Lead is a highly toxic metal that has been commonly used in many household, industrial and automobile products—such as paint, solder, batteries, brass, car radiators, bullets, pottery, etc. Too much lead in the body, or lead poisoning, can cause serious and permanent health problems. Children and pregnant women are at special risk.
You can have lead poisoning without noticing any symptoms. Even if you feel fine, lead can start building up in your body and may damage your kidneys, brain, and your digestive, reproductive and blood systems. In children, lead can slow down growth, impair development and learning, and can cause behavior problems. In pregnant women, lead can increase the risk of miscarriage and cause babies to be born too early, too small, or with learning or behavior problems.
Lead poisoning can be prevented when homeowners, tenants and contractors know how to reduce or eliminate exposure to lead dust, deteriorated (chipping or peeling) lead-based paint, lead-contaminated soil as well as what danger signs to look for. Learn more about lead hazards and lead poisoning
Call your health care provider if you think you or a family member have been exposed to lead, even if you do not feel sick.
Below are links to resources and more information on lead from the Health Department, the Environmental Protection Agency (EPA), the Agency for Toxic Substances and Disease Registry (ATSDR), and the Occupational Safety and Health Administration (OSHA).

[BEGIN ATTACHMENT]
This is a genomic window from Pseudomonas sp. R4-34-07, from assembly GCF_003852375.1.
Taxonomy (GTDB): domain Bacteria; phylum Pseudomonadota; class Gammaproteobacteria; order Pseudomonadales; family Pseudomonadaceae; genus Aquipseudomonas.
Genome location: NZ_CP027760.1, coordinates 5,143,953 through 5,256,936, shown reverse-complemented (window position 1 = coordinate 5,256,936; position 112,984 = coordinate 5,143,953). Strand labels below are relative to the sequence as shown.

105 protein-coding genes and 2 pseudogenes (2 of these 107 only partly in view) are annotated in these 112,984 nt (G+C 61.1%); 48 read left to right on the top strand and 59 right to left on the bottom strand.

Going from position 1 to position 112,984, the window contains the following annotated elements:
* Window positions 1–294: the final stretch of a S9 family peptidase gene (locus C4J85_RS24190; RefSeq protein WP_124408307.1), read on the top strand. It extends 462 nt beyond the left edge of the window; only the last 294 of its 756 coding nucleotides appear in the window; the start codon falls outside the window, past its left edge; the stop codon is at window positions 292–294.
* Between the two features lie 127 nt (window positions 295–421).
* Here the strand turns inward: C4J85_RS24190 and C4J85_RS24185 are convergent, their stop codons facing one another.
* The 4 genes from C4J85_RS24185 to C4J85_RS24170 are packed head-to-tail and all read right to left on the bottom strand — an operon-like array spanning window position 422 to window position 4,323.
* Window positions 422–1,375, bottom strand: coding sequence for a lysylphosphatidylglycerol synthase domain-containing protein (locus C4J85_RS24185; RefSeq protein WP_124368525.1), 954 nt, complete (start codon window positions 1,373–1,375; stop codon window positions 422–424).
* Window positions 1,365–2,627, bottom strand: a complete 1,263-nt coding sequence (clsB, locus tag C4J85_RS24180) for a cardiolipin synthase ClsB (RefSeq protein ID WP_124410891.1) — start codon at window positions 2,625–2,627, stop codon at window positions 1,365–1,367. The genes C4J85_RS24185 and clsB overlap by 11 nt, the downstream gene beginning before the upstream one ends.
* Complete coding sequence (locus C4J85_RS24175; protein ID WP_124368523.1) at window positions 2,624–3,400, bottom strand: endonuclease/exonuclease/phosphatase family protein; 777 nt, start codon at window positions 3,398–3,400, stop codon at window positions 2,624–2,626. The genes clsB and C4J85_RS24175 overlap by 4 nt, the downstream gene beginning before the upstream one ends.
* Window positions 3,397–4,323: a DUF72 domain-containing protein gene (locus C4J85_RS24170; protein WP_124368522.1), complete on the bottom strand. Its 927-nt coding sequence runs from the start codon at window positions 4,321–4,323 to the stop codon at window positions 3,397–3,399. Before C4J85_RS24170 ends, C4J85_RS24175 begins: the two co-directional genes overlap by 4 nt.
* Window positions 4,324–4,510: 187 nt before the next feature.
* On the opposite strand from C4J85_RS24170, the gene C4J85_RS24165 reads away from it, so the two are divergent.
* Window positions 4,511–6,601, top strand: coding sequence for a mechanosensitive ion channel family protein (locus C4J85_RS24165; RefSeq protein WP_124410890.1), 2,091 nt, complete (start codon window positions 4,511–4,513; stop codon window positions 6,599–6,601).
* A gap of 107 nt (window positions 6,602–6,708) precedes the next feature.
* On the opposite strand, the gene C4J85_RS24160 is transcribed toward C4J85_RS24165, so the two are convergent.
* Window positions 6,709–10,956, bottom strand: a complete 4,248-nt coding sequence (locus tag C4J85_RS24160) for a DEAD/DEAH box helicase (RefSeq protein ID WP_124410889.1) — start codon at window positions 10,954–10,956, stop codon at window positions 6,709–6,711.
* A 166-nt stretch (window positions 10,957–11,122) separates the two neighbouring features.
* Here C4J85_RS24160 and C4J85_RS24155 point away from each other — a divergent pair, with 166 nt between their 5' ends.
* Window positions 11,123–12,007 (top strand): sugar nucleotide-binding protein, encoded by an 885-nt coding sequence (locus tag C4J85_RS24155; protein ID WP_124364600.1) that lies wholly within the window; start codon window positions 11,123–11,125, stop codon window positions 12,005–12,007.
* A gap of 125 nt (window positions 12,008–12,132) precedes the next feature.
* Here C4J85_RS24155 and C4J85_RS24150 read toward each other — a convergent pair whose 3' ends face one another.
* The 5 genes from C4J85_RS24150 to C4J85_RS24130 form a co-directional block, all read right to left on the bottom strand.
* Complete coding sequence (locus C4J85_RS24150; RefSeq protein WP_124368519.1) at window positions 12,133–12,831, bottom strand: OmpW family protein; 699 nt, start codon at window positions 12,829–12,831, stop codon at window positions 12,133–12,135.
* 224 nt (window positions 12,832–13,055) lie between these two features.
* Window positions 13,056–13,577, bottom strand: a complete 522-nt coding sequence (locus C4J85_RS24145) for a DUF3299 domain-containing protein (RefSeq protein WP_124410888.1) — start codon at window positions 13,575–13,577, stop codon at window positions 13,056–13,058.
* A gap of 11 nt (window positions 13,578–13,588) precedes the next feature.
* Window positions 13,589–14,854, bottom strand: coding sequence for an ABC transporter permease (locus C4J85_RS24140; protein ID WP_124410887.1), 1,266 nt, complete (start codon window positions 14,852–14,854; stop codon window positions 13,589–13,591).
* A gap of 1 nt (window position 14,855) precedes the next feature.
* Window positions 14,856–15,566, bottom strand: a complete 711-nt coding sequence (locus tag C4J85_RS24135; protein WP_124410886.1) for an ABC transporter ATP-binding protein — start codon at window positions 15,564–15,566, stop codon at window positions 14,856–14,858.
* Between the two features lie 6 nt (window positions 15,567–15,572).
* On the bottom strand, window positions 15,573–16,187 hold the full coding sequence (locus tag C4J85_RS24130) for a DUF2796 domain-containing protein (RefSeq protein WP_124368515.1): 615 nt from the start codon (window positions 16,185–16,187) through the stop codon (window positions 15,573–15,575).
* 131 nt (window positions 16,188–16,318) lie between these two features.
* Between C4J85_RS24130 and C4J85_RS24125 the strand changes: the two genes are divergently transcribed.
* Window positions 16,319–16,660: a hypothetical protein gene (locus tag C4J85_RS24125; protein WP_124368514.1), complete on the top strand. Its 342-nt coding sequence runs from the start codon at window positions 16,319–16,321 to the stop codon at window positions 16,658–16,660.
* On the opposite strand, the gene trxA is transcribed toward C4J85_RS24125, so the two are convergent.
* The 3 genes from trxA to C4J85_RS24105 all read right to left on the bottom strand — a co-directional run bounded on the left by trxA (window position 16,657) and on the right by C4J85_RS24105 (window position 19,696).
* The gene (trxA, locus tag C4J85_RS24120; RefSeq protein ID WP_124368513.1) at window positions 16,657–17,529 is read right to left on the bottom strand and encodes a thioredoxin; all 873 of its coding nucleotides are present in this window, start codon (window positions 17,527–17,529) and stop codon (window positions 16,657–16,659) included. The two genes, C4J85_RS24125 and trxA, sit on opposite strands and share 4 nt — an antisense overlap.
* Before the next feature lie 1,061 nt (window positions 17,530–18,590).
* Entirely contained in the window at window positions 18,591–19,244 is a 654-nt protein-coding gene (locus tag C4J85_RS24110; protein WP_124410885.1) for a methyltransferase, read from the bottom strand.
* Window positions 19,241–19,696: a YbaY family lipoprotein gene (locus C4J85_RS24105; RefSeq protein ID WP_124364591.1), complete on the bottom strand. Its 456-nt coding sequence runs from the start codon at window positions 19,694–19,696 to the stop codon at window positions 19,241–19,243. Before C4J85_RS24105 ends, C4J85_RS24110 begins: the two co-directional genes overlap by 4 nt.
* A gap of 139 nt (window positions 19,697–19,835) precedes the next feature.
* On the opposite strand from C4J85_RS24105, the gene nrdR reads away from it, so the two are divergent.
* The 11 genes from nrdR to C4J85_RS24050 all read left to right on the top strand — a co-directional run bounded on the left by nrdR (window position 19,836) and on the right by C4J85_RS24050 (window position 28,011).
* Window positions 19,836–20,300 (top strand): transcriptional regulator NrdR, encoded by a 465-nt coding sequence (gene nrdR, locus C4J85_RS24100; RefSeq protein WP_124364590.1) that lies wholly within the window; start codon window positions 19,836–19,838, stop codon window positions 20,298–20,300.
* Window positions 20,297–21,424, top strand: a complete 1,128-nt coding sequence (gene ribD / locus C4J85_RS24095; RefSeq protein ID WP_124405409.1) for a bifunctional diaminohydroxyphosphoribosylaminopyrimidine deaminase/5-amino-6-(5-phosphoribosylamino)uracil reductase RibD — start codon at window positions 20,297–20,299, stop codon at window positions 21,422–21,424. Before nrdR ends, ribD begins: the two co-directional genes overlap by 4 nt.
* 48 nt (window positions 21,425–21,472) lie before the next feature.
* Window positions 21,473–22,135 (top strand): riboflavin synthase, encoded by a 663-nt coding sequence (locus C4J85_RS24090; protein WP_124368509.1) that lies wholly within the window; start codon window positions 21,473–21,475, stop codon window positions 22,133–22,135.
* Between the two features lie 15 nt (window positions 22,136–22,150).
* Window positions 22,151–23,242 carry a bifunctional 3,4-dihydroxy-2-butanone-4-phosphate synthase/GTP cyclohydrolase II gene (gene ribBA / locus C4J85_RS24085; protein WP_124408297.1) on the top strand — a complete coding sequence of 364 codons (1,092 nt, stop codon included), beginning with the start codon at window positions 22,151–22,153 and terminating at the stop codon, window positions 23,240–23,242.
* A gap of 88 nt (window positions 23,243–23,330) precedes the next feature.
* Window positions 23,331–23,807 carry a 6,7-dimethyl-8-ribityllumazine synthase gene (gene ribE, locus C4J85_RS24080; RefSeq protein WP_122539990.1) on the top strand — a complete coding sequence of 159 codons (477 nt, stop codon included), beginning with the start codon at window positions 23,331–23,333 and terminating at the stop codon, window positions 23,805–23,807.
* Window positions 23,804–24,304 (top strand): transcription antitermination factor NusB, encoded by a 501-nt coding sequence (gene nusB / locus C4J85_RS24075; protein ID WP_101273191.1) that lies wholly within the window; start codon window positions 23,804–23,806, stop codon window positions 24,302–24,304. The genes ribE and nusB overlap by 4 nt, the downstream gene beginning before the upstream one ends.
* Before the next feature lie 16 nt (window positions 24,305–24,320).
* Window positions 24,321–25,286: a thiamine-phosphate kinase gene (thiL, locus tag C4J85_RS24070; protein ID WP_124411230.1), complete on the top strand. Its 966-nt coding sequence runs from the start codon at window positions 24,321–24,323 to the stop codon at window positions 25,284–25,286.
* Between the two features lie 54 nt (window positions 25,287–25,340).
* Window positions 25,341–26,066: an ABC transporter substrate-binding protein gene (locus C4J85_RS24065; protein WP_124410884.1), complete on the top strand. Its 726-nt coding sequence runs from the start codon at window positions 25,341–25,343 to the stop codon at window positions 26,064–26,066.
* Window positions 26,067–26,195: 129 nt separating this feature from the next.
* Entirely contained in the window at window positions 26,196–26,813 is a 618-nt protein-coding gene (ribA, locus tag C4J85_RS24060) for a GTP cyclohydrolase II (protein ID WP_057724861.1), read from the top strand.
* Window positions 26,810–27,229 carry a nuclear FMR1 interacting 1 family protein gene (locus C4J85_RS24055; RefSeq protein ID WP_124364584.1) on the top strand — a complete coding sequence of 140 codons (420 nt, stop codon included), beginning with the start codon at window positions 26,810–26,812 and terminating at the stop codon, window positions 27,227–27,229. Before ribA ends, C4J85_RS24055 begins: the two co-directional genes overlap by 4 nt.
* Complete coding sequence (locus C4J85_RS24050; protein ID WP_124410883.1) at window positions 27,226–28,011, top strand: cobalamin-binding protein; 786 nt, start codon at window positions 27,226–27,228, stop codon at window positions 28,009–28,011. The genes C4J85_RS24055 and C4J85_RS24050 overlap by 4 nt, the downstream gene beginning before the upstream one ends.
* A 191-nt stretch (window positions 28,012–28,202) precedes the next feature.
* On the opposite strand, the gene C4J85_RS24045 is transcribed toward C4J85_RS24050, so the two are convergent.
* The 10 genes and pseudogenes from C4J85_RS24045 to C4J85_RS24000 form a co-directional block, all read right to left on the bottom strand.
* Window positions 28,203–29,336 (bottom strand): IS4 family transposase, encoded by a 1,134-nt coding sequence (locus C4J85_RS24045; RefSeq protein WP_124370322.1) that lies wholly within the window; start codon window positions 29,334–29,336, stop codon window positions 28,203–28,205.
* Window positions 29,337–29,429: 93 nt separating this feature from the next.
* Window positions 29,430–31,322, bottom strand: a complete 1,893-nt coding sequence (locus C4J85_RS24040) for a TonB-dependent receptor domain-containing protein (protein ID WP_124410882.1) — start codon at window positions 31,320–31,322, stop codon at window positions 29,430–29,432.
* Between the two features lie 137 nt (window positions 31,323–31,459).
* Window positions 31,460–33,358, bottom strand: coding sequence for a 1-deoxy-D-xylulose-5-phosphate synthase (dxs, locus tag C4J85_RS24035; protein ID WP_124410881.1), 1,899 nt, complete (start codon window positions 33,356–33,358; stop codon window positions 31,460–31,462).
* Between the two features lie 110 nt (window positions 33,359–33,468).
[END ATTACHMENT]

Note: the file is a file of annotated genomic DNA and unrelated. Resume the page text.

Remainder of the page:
|Lead Hazards and Lead Poisoning
||Information about sources of lead—paint, drinking water, soil, hobbies and crafts, products and imported goods, on the job, and in vintage, antique, and salvaged materials—lead-safe cleaning, and information for refugees and New Americans
|Lead Hazards in Housing
||A fact sheet summarizing the sources of lead hazards found in housing, soil and drinking water, and what lead-safe work practices are
|ToxFAQs™ for Lead
||A fact sheet that answers the most frequently asked health questions about lead
||Information on lead, safety, the Renovation, Repair and Painting (RRP) Program, and the Abatement and Evaluation Program
|Safety and Health Topics: Lead
||Information for workers on OSHA standards, health effects, evaluating exposure and controls, and enforcement